Byline: Evan Clark

NEW YORK — Vaulting back into the black, Cone Mills Corp. turned a first-quarter profit of $1.4 million, or 2 cents a share, reversing a bottom-line losing streak that began in 1999.
Gary Smith, chief financial officer, declared on a conference call: “Our results almost bring tears to our eyes considering the mountains we have scaled in the past year.” However, the Greensboro, N.C.-based mill still needs to raise capital to expand its capacity in Mexico as its operations there will be taxed heavily during peak production periods over the next two quarters.
First-quarter earnings compared with year-ago losses of $2.9 million, or 15 cents. Looking only at continuing operations, year-ago losses tempered some to $902,000, or 8 cents a share. The year-ago quarter also included run-out expenses of about 2 cents a share for the closure of a Raytex plant.
Overall sales for the quarter ended March 31 fell 20.2 percent to $105.8 million from $132.7 million a year ago. Making up the majority of Cone’s revenues, denim sales slid 22.6 percent to $82.1 million, due to lower volume in January and a decrease in prices. However, that unit’s operating profits were up 14.3 percent to $5.8 million.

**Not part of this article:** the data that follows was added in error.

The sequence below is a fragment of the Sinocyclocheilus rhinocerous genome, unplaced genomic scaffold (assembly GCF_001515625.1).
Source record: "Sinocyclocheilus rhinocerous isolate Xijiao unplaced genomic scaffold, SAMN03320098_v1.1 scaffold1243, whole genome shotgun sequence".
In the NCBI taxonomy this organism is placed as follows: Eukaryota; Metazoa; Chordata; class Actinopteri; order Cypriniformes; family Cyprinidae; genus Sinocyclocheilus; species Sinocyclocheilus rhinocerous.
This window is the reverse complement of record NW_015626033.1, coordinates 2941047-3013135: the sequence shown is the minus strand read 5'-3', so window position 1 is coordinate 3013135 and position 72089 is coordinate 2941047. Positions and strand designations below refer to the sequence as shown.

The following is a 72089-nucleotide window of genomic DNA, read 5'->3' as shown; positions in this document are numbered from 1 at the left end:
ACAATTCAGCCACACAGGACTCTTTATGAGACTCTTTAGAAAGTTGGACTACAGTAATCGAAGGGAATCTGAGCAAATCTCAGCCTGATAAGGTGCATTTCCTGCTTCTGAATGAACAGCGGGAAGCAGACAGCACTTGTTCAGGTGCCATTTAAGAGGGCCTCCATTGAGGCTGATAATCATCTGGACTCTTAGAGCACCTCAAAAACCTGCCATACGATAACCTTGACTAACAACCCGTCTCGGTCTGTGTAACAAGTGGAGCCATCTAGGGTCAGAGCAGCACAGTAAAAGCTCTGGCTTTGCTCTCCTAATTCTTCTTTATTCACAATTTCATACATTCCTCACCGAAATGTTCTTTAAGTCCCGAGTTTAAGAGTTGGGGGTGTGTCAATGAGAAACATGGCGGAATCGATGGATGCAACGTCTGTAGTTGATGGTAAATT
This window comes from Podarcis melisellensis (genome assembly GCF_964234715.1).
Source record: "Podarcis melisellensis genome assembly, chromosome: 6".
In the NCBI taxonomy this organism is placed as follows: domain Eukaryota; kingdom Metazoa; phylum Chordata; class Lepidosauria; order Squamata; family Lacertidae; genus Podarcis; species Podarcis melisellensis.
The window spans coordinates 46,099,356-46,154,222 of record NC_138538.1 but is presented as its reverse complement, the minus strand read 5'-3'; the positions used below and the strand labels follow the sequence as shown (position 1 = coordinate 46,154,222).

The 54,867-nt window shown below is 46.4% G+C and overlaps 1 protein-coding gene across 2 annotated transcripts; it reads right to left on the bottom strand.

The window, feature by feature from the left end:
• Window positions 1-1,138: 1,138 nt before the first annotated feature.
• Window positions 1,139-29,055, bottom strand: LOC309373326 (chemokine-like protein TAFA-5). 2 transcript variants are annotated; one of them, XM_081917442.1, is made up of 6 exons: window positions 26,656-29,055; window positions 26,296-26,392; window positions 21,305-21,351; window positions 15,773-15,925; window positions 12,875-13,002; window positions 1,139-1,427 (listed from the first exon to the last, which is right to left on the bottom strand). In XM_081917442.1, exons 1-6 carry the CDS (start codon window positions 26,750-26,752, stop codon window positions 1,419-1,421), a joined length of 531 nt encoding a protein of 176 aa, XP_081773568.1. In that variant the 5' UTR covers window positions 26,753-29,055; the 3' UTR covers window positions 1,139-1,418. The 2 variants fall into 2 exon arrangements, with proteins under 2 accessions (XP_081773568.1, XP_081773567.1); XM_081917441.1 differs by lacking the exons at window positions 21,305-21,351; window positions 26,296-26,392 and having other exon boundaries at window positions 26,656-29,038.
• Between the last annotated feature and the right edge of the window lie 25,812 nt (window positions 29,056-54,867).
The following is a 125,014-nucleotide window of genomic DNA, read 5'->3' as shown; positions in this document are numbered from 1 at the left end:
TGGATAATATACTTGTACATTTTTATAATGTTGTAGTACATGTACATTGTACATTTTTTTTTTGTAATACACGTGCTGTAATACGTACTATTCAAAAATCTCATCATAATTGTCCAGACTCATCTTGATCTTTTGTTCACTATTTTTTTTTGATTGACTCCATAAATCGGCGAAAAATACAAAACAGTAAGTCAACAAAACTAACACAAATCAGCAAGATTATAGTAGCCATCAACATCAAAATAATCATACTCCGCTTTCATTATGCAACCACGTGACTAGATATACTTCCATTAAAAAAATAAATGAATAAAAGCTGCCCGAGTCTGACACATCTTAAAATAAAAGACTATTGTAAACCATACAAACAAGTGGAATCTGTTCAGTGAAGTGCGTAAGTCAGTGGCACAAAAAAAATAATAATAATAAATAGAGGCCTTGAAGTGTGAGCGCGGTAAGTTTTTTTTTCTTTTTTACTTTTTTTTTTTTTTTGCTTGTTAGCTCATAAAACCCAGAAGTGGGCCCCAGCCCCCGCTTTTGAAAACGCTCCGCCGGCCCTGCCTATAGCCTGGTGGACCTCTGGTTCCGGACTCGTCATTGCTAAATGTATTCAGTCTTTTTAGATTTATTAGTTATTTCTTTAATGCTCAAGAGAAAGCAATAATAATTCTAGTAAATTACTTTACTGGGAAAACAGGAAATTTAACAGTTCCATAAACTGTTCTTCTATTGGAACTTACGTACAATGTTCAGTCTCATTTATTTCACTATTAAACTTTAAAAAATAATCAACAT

“Quality, efficiency and cost control exceeded plan at all operations,” said president and chief executive officer John Bakane, in a statement.
Cone’s denim plants returned to operating at full capacity in February, Bakane said, adding that the firm expects “an upward progression in earnings improvement as we move through the second and third quarters.”
But to improve long-term profitability, he observed: “We must reduce our overall cost structure by expanding denim capacity in Mexico. This expansion will require substantial capital investment as well as the successful restructuring of our balance sheet.”
The balance sheet poses “a big problem” for Cone, Bakane added on the call, “There’s a disconnect between where this company must go and where the capital markets have us stymied.”
Cone’s debt-to-EBITDA (earnings before interest, taxes, depreciation and amortization) ratio stood at 4.3 at the end of the quarter. The capital markets, noted Smith, generally require this measure to stand at around 3.25 to 3.5.

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